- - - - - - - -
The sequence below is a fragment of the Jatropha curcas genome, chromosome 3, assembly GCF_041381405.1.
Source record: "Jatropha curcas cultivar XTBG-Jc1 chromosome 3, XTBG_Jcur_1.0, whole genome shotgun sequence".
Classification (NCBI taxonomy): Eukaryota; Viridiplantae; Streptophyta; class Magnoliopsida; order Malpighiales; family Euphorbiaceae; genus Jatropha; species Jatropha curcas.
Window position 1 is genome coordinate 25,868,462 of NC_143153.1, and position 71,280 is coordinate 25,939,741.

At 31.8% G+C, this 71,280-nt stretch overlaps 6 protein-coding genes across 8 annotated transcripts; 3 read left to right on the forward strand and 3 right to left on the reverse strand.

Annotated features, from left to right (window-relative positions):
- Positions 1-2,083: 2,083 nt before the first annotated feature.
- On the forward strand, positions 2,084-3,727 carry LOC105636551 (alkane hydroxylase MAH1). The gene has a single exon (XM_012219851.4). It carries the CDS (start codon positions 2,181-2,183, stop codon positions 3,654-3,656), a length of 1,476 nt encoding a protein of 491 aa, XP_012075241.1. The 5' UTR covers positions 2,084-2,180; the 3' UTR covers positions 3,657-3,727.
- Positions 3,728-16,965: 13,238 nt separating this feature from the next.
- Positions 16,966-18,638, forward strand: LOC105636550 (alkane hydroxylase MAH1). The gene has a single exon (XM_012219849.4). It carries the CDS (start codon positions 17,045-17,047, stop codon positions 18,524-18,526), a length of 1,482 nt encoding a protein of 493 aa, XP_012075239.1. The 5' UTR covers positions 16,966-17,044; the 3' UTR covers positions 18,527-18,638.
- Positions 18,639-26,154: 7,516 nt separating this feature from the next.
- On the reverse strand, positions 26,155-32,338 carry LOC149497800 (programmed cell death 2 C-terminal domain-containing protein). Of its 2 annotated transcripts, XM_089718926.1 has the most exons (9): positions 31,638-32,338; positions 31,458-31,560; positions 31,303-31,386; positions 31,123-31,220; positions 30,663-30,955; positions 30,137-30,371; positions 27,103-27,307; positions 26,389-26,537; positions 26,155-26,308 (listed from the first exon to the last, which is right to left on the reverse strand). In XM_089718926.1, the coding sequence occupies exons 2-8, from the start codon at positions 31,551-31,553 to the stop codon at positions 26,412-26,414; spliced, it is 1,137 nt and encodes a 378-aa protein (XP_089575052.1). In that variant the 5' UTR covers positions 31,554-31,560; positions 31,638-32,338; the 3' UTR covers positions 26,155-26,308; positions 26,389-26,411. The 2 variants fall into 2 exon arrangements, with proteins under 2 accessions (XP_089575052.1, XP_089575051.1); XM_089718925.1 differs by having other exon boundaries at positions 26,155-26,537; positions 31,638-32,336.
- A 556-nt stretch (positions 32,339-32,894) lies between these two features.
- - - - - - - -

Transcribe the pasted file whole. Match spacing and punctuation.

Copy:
The sequence below is a fragment of the Jatropha curcas genome, chromosome 3, assembly GCF_041381405.1.
Source record: "Jatropha curcas cultivar XTBG-Jc1 chromosome 3, XTBG_Jcur_1.0, whole genome shotgun sequence".
Classification (NCBI taxonomy): Eukaryota; Viridiplantae; Streptophyta; class Magnoliopsida; order Malpighiales; family Euphorbiaceae; genus Jatropha; species Jatropha curcas.
Window position 1 is genome coordinate 25,868,462 of NC_143153.1, and position 71,280 is coordinate 25,939,741.

At 31.8% G+C, this 71,280-nt stretch overlaps 6 protein-coding genes across 8 annotated transcripts; 3 read left to right on the forward strand and 3 right to left on the reverse strand.

Annotated features, from left to right (window-relative positions):
- Positions 1-2,083: 2,083 nt before the first annotated feature.
- On the forward strand, positions 2,084-3,727 carry LOC105636551 (alkane hydroxylase MAH1). The gene has a single exon (XM_012219851.4). It carries the CDS (start codon positions 2,181-2,183, stop codon positions 3,654-3,656), a length of 1,476 nt encoding a protein of 491 aa, XP_012075241.1. The 5' UTR covers positions 2,084-2,180; the 3' UTR covers positions 3,657-3,727.
- Positions 3,728-16,965: 13,238 nt separating this feature from the next.
- Positions 16,966-18,638, forward strand: LOC105636550 (alkane hydroxylase MAH1). The gene has a single exon (XM_012219849.4). It carries the CDS (start codon positions 17,045-17,047, stop codon positions 18,524-18,526), a length of 1,482 nt encoding a protein of 493 aa, XP_012075239.1. The 5' UTR covers positions 16,966-17,044; the 3' UTR covers positions 18,527-18,638.
- Positions 18,639-26,154: 7,516 nt separating this feature from the next.
- On the reverse strand, positions 26,155-32,338 carry LOC149497800 (programmed cell death 2 C-terminal domain-containing protein). Of its 2 annotated transcripts, XM_089718926.1 has the most exons (9): positions 31,638-32,338; positions 31,458-31,560; positions 31,303-31,386; positions 31,123-31,220; positions 30,663-30,955; positions 30,137-30,371; positions 27,103-27,307; positions 26,389-26,537; positions 26,155-26,308 (listed from the first exon to the last, which is right to left on the reverse strand). In XM_089718926.1, the coding sequence occupies exons 2-8, from the start codon at positions 31,551-31,553 to the stop codon at positions 26,412-26,414; spliced, it is 1,137 nt and encodes a 378-aa protein (XP_089575052.1). In that variant the 5' UTR covers positions 31,554-31,560; positions 31,638-32,338; the 3' UTR covers positions 26,155-26,308; positions 26,389-26,411. The 2 variants fall into 2 exon arrangements, with proteins under 2 accessions (XP_089575052.1, XP_089575051.1); XM_089718925.1 differs by having other exon boundaries at positions 26,155-26,537; positions 31,638-32,336.
- A 556-nt stretch (positions 32,339-32,894) lies between these two features.